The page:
There’s no handbook for raising a child like mine. There are doctors, friends, teachers, peers, who you can look to for advice, experience and support, and there are more and more non-profit opportunities for social activities, sports, and fun for kids with special needs. There are endless sources on the Internet now and on line and off line parent support groups that give strength, support, and experience too.

There are also countless therapies, treatments and interventions that can help a lot, or more often nominally, and it’s an easy source of parental angst for me, and others I know, how to know whether you’re putting your child through hours and hours of effort that may not go anywhere, for yourself or for the good of you child, and whether or not there is more value in finding some sort of balance between therapies and interventions, and providing your child with a semblance of a normal childhood, spent with friends having fun and enjoying life. It’s a catch-22 situation because you’re always left with that nagging, what if we had tried “XX”? Or maybe we should be doing “YY”.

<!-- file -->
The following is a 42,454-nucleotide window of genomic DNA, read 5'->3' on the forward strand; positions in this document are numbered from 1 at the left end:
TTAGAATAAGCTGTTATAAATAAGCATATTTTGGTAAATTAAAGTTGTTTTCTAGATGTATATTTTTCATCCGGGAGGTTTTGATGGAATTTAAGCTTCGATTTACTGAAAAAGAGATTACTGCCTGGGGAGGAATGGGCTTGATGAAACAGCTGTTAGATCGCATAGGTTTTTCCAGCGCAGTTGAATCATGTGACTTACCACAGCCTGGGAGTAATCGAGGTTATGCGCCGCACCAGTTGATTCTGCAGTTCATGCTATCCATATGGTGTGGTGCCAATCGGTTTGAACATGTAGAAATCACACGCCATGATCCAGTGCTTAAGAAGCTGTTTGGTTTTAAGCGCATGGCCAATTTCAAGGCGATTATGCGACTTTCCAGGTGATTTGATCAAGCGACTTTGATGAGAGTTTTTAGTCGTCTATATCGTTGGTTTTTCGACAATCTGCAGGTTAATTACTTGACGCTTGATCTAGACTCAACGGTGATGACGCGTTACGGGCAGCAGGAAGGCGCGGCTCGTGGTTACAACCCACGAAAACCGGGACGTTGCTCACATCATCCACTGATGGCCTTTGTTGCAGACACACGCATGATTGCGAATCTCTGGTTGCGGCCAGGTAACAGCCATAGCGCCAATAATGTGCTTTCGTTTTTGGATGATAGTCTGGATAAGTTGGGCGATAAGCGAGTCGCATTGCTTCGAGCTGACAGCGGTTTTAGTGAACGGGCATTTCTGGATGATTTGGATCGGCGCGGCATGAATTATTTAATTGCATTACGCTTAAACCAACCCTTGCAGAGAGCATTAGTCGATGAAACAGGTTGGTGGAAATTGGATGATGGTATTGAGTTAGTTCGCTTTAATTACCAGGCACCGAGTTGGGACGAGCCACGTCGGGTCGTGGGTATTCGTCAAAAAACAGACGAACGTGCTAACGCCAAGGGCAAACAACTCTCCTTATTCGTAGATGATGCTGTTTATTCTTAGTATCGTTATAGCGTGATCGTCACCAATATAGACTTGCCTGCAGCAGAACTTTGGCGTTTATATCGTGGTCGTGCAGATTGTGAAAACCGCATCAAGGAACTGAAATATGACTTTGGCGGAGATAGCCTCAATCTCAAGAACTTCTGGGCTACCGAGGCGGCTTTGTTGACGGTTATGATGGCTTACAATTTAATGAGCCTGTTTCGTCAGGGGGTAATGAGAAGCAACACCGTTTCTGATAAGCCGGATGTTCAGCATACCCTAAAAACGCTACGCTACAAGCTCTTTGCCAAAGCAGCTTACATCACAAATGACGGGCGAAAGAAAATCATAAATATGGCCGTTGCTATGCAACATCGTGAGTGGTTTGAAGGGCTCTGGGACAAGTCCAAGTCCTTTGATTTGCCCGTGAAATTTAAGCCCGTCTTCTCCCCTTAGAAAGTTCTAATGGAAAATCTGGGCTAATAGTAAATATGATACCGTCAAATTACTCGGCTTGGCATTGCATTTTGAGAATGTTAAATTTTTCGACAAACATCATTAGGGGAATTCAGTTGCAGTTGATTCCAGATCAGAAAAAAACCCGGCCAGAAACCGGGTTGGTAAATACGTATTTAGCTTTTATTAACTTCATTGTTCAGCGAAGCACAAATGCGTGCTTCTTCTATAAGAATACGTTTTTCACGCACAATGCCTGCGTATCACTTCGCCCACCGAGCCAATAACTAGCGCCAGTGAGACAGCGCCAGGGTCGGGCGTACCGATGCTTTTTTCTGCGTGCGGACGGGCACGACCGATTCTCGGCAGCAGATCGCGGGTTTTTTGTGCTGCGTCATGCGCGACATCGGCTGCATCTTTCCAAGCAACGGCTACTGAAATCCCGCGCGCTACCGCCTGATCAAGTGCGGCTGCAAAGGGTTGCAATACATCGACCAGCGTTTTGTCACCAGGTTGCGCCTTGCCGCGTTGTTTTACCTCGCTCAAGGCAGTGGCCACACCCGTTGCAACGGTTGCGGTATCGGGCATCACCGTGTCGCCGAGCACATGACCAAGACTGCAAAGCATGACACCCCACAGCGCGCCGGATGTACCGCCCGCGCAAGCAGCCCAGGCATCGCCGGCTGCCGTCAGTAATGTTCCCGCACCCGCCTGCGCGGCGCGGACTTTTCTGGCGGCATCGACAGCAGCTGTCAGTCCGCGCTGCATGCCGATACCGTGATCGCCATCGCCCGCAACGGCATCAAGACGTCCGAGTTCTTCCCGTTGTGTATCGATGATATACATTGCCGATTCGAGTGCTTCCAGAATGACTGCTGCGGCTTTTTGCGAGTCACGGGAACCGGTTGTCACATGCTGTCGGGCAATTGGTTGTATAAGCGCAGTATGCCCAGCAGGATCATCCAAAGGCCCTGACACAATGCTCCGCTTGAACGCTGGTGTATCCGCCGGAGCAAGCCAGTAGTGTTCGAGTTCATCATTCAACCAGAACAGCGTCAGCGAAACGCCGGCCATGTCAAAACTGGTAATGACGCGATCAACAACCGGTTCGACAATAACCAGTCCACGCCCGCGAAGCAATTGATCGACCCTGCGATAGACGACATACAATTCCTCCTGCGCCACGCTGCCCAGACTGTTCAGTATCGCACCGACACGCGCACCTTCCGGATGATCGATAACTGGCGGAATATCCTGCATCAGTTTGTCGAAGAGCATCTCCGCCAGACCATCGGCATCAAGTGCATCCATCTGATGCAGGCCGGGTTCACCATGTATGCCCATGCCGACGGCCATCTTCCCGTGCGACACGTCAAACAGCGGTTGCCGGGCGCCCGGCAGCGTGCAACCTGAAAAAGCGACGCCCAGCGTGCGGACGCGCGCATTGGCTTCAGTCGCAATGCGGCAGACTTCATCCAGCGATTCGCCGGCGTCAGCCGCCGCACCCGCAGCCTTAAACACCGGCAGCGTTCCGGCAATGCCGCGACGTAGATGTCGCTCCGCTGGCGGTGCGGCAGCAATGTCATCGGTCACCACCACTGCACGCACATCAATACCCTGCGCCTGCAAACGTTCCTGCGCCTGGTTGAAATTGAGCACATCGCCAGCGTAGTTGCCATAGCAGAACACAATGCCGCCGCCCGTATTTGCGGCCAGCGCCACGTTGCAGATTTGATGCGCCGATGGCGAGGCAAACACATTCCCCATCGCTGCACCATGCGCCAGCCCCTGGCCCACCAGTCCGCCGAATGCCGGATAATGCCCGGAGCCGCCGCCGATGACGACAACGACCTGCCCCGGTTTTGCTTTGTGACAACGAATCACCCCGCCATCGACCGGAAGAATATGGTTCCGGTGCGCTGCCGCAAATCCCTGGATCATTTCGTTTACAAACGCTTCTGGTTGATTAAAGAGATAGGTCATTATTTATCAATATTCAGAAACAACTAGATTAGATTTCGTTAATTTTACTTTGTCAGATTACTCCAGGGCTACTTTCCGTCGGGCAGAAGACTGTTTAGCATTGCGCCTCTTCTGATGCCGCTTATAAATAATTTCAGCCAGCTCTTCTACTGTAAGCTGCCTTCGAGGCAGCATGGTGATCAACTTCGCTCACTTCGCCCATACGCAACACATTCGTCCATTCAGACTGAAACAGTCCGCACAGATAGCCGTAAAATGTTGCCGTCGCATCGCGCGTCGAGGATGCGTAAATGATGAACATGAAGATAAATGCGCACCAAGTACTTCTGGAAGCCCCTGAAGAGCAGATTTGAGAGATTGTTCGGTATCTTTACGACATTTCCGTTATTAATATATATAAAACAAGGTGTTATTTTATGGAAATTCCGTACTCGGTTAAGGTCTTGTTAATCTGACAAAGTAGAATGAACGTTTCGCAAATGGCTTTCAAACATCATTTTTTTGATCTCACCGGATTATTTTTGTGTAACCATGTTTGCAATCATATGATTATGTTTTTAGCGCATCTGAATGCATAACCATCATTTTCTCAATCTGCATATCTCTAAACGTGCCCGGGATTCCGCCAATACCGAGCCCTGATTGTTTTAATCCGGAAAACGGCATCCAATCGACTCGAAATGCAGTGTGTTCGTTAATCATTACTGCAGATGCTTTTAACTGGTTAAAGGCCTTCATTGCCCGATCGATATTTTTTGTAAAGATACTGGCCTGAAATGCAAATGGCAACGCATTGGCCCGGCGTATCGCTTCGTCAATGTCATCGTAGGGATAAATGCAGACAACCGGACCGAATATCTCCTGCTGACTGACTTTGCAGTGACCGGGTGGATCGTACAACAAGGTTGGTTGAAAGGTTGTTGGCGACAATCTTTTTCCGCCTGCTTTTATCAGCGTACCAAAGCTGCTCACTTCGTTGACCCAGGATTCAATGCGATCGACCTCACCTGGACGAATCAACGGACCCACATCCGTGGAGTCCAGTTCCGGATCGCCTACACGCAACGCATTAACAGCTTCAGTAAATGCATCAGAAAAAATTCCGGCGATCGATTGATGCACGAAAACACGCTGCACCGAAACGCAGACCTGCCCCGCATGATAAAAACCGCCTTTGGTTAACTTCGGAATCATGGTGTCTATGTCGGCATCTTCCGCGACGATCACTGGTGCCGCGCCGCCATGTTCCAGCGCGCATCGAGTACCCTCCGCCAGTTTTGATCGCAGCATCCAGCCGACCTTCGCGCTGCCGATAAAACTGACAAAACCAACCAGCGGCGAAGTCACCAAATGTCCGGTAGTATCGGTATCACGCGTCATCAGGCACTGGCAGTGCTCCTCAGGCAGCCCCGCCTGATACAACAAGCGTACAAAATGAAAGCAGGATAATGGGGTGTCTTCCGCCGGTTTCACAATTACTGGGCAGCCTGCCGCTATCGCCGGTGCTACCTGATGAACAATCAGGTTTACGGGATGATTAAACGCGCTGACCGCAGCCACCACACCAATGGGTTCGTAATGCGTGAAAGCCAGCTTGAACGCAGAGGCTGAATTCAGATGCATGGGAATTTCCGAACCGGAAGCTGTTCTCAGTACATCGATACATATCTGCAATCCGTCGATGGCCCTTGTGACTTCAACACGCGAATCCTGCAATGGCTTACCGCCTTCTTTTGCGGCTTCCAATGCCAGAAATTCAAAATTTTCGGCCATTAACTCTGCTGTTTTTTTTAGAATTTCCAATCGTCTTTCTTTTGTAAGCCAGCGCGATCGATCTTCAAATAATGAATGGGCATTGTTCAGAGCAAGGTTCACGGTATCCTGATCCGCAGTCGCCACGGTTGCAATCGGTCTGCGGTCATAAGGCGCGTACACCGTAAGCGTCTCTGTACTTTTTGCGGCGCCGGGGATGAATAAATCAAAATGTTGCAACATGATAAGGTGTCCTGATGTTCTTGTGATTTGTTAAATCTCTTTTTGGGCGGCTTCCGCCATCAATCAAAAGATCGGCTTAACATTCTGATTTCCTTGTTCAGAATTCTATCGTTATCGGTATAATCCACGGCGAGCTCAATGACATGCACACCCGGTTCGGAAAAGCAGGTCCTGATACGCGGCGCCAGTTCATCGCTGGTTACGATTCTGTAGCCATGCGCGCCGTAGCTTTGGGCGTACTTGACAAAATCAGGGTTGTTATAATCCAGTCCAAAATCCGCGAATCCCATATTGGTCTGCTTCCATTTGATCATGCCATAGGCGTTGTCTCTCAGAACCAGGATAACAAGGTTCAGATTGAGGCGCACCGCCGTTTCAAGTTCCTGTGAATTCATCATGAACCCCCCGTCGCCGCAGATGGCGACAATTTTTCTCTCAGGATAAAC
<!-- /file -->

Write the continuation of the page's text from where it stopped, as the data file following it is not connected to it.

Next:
I grapple with those nagging what if’s but I also do believe that we’ve managed to raise a boy who is exceeding expectations of what his life would be like, and who gracefully handles the lot he’s been handed. It’s not all sunshine and there have been dark periods in both his life, and in our family life, but overall, he’s leading a life that is not wholly unlike that of his typical peers, and for that I am grateful.  I will never stop believing in the power of Cole.  He challenges me to think beyond myself and inspires me to dream.

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SWIMMING LESSON
September 26, 2017

We’re back to our usual routine after what felt like endless birthday celebrations! September is a busy month for us! The celebrating fun as it is, is also exhausting. I’m looking forward to a few weeks of whatever normal life might be considered.

The big fun right now is that we have a giant hole in our backyard, and heaps of dirt, that will eventually become a swimming pool and lovely outdoor kitchen. The project started a few weeks ago and is now hostage to some permitting that requires both DWP and the city to approve, so your guess is as good as mine as to how long that will take.